Woolly Wormhead are long-time Xolo customers, sharing incredible knitted creations with the world. They brought their business to Estonia in 2018, and whilst their owner values anonymity, their story is one worth reading. We asked about their history, Xolo, and Brexit.
I’m a designer of hand-knitted hats, who specialises in unusual construction, technique and education. What that means is that I design the hand-knit hats, write the instructions for how to make them (and each one goes through rigorous editing and testing as well as receiving professional photographs to present the designs) and self-publish the PDF manuals. I also teach the techniques involved, especially the techniques used for my construction methods, as I take an unusual more architectural, 3D approach to my designs and I’m going to be introducing online classes in the near future to work alongside my eBooks. I don’t sell the hats themselves and my business is purely digital.
I’ve been publishing the instructions for my hat designs for almost 15 years. I started with some free patterns on my blog and it grew organically from there. Looking back that feels like a very long time ago. I don’t think I could go back to working for someone else, the flexibility to work around my family and my own needs is invaluable.
Yes. In the UK I was a sole trader, meaning the business and I were the same thing, I never incorporated in the UK as the rules are different there but yes, I was very much a UK business. I’ve travelled a lot with my work, mostly around Europe, so I wasn’t always based in the UK.
Yes. In hindsight moving my business to Estonia and getting e-Residency is one of the best things I’ve ever done and I might not have done it had Brexit not pushed me. Remaining part of Europe is very important to me, and by moving my business I could maintain my interests here. Brexit has forced us, like many others, to choose between the UK and the EU.
I’d read about e-Residency in a couple of articles aimed at people who would be put in difficult situations due to Brexit, and who wanted to maintain their connections to the EU. I started investigating and found Xolo through various reviews and via the Estonian authorities website. I found Xolo’s outlook and attitude in keeping with the path I wanted my business to continue on and very much appreciate the ease of use and services offered.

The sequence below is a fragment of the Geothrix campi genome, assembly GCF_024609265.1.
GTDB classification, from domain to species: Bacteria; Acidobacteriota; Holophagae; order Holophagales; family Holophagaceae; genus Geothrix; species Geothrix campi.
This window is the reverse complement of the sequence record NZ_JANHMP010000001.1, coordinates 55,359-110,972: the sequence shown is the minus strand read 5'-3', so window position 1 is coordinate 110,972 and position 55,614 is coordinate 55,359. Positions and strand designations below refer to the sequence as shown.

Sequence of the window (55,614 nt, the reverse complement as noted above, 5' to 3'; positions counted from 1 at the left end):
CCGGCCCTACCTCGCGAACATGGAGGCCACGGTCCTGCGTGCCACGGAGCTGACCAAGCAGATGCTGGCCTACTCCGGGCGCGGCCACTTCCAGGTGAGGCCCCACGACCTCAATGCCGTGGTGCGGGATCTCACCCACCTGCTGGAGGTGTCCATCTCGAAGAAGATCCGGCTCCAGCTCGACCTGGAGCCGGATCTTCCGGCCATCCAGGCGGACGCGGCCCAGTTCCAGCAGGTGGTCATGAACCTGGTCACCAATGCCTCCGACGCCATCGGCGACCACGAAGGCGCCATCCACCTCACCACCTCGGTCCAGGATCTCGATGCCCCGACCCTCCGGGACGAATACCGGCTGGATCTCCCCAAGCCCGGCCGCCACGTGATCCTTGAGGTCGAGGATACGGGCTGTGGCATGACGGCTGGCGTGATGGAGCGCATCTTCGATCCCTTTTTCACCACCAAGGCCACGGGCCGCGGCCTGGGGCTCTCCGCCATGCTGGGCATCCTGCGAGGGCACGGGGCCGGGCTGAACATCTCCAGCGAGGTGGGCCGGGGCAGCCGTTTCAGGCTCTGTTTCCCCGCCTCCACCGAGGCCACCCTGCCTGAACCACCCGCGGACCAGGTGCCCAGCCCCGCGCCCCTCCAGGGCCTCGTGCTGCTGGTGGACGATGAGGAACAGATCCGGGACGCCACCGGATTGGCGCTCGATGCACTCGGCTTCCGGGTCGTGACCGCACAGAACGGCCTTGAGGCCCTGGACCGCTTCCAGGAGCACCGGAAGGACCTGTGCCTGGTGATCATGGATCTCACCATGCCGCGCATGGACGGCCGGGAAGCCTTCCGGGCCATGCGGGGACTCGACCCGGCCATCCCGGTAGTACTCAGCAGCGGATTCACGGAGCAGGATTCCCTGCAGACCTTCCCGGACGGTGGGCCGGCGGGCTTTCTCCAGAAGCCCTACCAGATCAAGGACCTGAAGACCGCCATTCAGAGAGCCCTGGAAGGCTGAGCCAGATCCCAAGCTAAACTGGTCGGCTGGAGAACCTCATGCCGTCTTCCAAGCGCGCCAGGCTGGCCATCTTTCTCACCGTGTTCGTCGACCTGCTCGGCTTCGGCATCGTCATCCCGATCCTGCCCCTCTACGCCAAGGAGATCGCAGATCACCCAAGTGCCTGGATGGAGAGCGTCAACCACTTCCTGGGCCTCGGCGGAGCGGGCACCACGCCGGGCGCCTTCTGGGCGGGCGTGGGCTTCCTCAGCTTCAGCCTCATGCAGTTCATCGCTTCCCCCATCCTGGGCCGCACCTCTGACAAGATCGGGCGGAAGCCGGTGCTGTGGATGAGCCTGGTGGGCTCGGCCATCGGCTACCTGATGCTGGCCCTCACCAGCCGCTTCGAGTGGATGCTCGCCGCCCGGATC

Incredibly simple! As a family we’ve now made a permanent move to Italy, having been living between the two countries for a number of years and starting my Estonian business has been the simplest aspect to all of it. The progressive digital nature about the whole process is so refreshing, so refined, so smooth. I remember talking to my partner about how it all seemed so good to be true, too easy, that we expected something to go wrong… only it didn’t, it just kept going well.
They’ve been interested in the changes and some have been interested in how it affects them and our relationship, but mostly I’d say everyone can see what a good move it has been! The ease of invoicing and the way in which I interact with clients and customers has been a positive change.
Honestly, no. I guess if freelancers are working solely within the UK then Brexit may not affect them so much, and it’s possible they may see an increase in business from companies that had previously outsourced outside of the UK. But for anyone who works across borders, especially within the EU, then I don’t see any benefits to Brexit for freelancers. I personally don’t know any freelancers who don’t work across borders; editors, translators, photographers, videographers, designers - we all work internationally at some point.
My business is strong and continues to grow at a steady pace. I’ll be adding online video classes to my online portfolio soon and having my digital business set up as it is through Xolo makes this a lot smoother for me (the handling of VAT Moss, for instance). Knowing that my business administration is covered and in good hands frees up a lot of time and headspace and I’m putting that to creative use with new work. I’m continuing to build relationships with EU suppliers, so I feel the future of my business is a good one.
With Brexit the UK will be more insular and I honestly don’t think that will be a good thing for British businesses. Many other small businesses in my industry that are based in the UK are very worried about how they’ll cope with increased costs of shipping, taxes, import/export times and paperwork to name but a few. Several are struggling to prepare and have been feeling the impact of having been kept in limbo for so long - not knowing what’s going to happen is doing enough damage by itself.
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